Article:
I had been taking interviews by men and women with women in horror, as well as guest articles, throughout the month of February, but I have quite a few still set to post and so I decided to take them all year long. You can find information on this at the bottom of the post. Thank you D.R. Bartlette for the interview!

D – When did you start writing horror?

E – I’ve been watching horror since I was about 5, reading it from a little older. As a consequence I dream a lot, which I consider writing in a way. Writing on my subconscious. Many of my dreams have become stories, and some of my happiest mornings follow one of my epic zombie dreams.

That’s all well and waxy and poetic, says you, but when did you actually first put horror to page? 2009. It was a short story called “Come On In.” People loved it. Said it was chilling. It is one of the stories in my collection, Red Wine and Words. I’d been writing a lot longer than 2009 though, unsuccessfully so, and not horror.

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D – What is it about horror that inspires you (i.e. why horror)?

E – I love the thrill of fear. And by fear I don’t mean the kind where you watch all your loved ones die off around you of some terminal disease. The other kind. The kind that makes a girl with a deathly aversion to heights go do a bungee jump.

Mystery and the unexplained give me the same kind of thrill. I don’t really like horror that’s all neatly wrapped up and tied with a bow in the end. I prefer questions and what-ifs. Monsters don’t scare me; monsters can be killed. It’s psychological horror that bakes my bikkies.

I read a story once in a big-ass anthology of creepy stories. It was a long time ago but the gist is that this man had come to take in a young boy after his sister died. The child was seriously messed up in that he wouldn’t come out of hiding or eat for anyone. I think he starved in the end. Anyway, through the course of the story somehow, it came to light that the mother had resented the little boy because her husband had drowned saving him. So she set out to make the child depend completely, utterly and solely on her. She painted his room with glow in the dark figures to terrify him at night, even playing scary noises at from a gramophone hidden in a panel in the wardrobe. There were lots of other twisted things I can’t remember, but in the end, when the child could not live without her, she killed herself.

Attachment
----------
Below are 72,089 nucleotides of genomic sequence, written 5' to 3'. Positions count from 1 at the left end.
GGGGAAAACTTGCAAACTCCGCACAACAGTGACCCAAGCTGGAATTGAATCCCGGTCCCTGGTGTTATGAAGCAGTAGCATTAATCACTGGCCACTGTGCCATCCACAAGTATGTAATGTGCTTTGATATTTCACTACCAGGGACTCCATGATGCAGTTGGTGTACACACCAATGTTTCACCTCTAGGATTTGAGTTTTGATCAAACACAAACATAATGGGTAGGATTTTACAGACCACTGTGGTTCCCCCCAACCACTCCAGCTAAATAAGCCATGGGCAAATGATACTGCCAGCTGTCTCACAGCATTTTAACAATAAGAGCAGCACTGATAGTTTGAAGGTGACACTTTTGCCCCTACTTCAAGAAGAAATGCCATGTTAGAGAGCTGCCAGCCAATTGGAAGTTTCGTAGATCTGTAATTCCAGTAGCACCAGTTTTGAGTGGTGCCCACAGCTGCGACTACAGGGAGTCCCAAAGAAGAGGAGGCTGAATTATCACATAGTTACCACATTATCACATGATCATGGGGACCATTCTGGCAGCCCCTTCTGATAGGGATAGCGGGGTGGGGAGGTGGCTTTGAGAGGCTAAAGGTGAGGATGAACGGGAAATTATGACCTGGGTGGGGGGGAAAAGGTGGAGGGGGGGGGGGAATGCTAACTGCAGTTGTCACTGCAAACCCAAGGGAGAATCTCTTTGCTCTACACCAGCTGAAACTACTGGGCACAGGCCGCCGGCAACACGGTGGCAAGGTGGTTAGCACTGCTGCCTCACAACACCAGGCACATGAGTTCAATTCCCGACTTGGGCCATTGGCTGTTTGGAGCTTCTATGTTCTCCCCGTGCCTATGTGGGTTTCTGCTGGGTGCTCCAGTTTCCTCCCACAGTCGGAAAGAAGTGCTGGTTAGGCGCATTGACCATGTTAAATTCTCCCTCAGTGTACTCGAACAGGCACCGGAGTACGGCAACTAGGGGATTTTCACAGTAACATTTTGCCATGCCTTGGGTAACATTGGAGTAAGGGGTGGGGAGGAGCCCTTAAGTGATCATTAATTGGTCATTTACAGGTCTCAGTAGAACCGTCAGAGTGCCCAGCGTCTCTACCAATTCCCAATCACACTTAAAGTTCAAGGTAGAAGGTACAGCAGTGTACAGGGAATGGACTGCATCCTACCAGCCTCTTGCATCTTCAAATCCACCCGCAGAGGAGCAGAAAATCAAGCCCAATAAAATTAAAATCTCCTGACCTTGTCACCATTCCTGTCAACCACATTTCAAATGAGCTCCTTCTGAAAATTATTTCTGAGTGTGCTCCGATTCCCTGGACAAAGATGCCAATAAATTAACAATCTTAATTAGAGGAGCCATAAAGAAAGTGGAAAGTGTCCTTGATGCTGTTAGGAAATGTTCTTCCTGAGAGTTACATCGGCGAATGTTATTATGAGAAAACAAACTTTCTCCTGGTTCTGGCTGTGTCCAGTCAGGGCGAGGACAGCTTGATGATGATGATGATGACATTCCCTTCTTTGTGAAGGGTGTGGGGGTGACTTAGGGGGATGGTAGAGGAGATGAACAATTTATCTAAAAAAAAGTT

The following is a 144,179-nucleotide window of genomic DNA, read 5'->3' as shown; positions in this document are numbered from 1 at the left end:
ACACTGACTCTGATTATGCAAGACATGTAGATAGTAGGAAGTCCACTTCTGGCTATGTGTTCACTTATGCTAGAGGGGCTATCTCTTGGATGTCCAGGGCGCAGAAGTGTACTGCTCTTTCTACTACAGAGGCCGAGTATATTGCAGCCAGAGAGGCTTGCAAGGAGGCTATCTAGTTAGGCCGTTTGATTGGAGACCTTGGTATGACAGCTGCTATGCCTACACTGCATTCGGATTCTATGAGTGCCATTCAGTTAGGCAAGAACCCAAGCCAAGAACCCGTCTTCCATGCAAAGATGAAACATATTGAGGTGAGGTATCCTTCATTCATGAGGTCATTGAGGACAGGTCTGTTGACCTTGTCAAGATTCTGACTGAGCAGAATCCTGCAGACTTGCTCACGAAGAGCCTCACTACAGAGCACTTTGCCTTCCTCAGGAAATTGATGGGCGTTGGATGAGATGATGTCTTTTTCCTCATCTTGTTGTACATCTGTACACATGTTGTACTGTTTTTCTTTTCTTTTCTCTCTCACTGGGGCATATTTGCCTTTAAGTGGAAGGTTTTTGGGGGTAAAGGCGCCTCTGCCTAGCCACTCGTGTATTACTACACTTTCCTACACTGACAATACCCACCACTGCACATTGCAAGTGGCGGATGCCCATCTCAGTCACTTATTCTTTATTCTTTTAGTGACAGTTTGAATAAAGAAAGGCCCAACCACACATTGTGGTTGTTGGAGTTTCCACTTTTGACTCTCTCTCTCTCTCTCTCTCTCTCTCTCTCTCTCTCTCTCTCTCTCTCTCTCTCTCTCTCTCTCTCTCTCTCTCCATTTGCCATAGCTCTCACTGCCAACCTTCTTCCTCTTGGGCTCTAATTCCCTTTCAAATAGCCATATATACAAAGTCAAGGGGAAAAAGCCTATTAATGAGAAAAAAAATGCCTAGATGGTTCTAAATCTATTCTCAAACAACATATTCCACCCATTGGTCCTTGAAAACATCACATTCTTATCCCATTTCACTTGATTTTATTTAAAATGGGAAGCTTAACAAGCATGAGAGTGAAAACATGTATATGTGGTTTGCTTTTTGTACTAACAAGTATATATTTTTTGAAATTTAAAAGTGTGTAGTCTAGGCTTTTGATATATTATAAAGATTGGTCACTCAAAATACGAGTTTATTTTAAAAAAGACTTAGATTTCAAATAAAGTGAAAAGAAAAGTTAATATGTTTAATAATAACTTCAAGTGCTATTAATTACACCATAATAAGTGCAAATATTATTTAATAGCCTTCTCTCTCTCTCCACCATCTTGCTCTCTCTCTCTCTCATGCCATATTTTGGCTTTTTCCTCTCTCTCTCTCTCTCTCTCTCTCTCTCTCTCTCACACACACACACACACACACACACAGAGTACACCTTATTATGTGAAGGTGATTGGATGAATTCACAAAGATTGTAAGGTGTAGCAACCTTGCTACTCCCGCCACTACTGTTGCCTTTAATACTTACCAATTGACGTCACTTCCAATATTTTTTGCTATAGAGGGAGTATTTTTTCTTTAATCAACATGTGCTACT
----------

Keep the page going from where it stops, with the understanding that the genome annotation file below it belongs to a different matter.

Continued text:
The story knocked my socks off. It messed with my mind while highlighting how psychology can be used to mess with people’s minds! And it made me want to mess with other people’s minds, thrill them like I’d been thrilled.

D – Who are your inspirations?

E – The latest  and greats: Conan Doyle, Poe, Oscar Wilde, Bram Stoker. I love that Gothic feel to horror. Wuthering Heights, The Woman in Black, The Haunting of Hill House, even Jane Eyre was a bit creepy. I wrote a book a few years back that should be released any day now – Walls of Grey, Veins of Stone. Turns out it’s a textbook Gothic horror. Whoodathunkit?

It’s not only books that inspire me. Movies and games do too. In the latter category sit Silent Hill and Resident Evil. In the former there are too many to name, but I would eat up anything by Guillermo del Toro or Joss Whedon. I’m also liking what the Justin Benson/Aaron Moorehead duo are doing – weird, unexplained, but with feels. Kinda reminds me of what goes on in my own head much of any given day.

D – Do you think being a woman brings a different perspective to your storytelling? How?

E – I was recently told by a man who knows his shit, that women write emotion and feelings better than men. I see that. I see that some men have difficulty in showing women’s emotions, and who could blame them? How on earth could you go about unpacking all that if you’ve never experienced it first hand? I would like to say that women tell love stories better than men, but then I remember Joss Whedon and I realise I’d be talking out of my arse if I did say that.

At the end of the day though, male and female are different perspectives. In all walks of life, language, emotion, science. You could have a predominately masculine female who can tell a war story better than a veteran, or a feminine male who’ll write a love story to rival The Notebook. By feminine male and vice versa I don’t mean camp, or butch, and I’m not talking about body shape. But men or women who have a strong connection with the opposite side of their nature.

That got awfully technical, didn’t it? To simplify, I think every writer, whether male, female, child or geriatric, human or greyman, brings a new, different perspective to the world of stories. Demographics bedamned; that’s fake news.